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Executive Summary To improve screening of containerized cargo for nuclear and radiological material that might be entering the United States, the Department of Homeland Security (DHS) is seeking to deploy new radiation detectors, called advanced spectroscopic portals (ASPs). The ASPs are intended to replace some or all of the current system of radiation portal monitors (called PVT RPMs) used in conjunction with handheld radioisotope identifiers (RIIDs) to detect and identify radioactive material in cargo. The U.S. Congress required the Secretary of Homeland Security to certify that ASPs will provide a “significant increase in operational effectiveness” over continued use of the existing screening devices before DHS can proceed with full-scale procurement of ASPs for deployment. Congress also directed DHS to request this National Research Council study to advise the Secretary of Homeland Security about testing, analysis, costs, and benefits of the ASPs prior to the certification decision. The objectives of this study are to: (1) evaluate the adequacy of the past testing and analyses of the ASP systems; (2) evaluate the scientific rigor and robustness of the testing and analysis approach; and (3) evaluate the cost-benefit analysis of ASP technology. Each of these is discussed below. This interim report is based on testing done before 2008; on plans for, observations of, and preliminary results from tests done in 2008; and on the agency’s draft cost-benefit analysis as of October 2008. The report provides advice on how DHS’ Domestic Nuclear Detection Office (DNDO) can complete and make more rigorous its ASP evaluation for the Secretary and the nation. Testing: The committee finds that past testing had serious flaws. DNDO has acknowledged and addressed a number of those flaws in later testing. The 2008 performance tests were an improvement over previous tests: DNDO physically tested some of the limits of the systems, although shortcomings remain. DHS needs to address these shortcomings for a rigorous approach. Scientific Rigor: To make the testing and evaluation more scientifically rigorous, the committee recommends an iterative approach with modeling and physical testing complementing each other. DNDO’s current approach is to physically test small portions of the threat space (possible threat and cargo configurations) and to use other experimental data to test algorithms in the systems. However, the set of combinations of threats and cargo configurations is so large and multidimensional that DNDO needs an analytical basis for understanding the capabilities of its detector systems. In a more rigorous approach, scientists and engineers would use models of threat objects, radiation transport, and detector response to simulate performance and use physical experiments to validate the models’ fidelity and enable developers to refine the models iteratively. Much of the foundation for modeling sources, radiation transport, and detector response is already in place in the national laboratories. This kind of interaction between computer models and physical tests is standard for the development of high-technology equipment and is essential for building scientific confidence. The idea of an iterative approach also extends to deployment: the committee recommends a process for incremental deployment and continuous improvement, with experience leading to refinements in both technologies and operations over time. As a first step in this process DHS should deploy its currently unused low-rate initial production ASPs for primary and secondary inspection at various sites to assess their capabilities in multiple environments without investing in a much larger acquisition at the outset. 1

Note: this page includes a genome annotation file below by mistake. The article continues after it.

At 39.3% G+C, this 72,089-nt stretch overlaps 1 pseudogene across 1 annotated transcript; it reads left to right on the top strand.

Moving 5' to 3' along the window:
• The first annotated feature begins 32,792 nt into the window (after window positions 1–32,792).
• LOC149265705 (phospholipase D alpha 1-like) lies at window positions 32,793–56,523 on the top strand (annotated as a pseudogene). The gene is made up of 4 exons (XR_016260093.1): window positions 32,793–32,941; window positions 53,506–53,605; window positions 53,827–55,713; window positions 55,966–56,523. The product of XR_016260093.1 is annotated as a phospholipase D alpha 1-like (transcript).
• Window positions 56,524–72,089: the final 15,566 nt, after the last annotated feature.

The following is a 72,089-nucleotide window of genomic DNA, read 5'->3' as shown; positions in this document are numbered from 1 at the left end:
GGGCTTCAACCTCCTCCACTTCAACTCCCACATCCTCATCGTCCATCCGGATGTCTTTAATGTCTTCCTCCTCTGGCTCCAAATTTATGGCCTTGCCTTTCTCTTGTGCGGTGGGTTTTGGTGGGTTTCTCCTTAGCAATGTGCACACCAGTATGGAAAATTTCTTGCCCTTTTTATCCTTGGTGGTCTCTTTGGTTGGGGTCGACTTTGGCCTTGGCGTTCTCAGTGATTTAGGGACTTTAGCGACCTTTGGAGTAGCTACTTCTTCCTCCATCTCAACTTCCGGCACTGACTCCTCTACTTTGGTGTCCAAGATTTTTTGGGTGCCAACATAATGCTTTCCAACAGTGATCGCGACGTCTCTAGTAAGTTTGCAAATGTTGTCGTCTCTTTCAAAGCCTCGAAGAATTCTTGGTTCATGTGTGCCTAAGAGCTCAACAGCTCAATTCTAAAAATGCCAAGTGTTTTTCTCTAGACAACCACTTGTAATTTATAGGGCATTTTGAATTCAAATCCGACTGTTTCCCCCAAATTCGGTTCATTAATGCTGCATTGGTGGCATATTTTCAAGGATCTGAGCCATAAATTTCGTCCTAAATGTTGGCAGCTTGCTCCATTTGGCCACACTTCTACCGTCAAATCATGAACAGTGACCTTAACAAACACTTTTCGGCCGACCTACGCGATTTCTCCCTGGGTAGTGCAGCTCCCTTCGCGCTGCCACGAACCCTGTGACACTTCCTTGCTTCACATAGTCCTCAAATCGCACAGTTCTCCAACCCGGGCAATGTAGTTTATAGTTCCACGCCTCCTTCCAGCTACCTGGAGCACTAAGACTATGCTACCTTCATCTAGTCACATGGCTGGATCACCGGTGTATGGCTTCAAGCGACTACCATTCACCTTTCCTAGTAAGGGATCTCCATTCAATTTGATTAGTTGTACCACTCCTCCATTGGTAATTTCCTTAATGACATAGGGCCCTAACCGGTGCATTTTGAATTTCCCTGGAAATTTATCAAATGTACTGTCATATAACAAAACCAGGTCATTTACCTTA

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2 EVALUATING TESTING, COSTS, & BENEFITS OF ASPs: INTERIM REPORT Cost-Benefit: DHS’ definition of a “significant increase in operational effectiveness” is a modest set of goals. Preliminary estimates indicate that the cost increases from replacing the PVT/RIID combination with ASPs outweigh the cost reductions from operational efficiencies. Therefore, a careful cost-benefit analysis will need to reveal the advantages of ASPs among alternatives. The cost-benefit analysis was not complete when this report was written, but it should include three key elements: a clear statement of the objectives of the program; an assessment of meaningful alternatives; and a comprehensive, credible and transparent analysis of in-scope benefits and costs. The committee recommends that DHS not proceed with further procurement until it has addressed the findings and recommendations in this report and the ASP is shown to be a favored option in the cost-benefit analysis.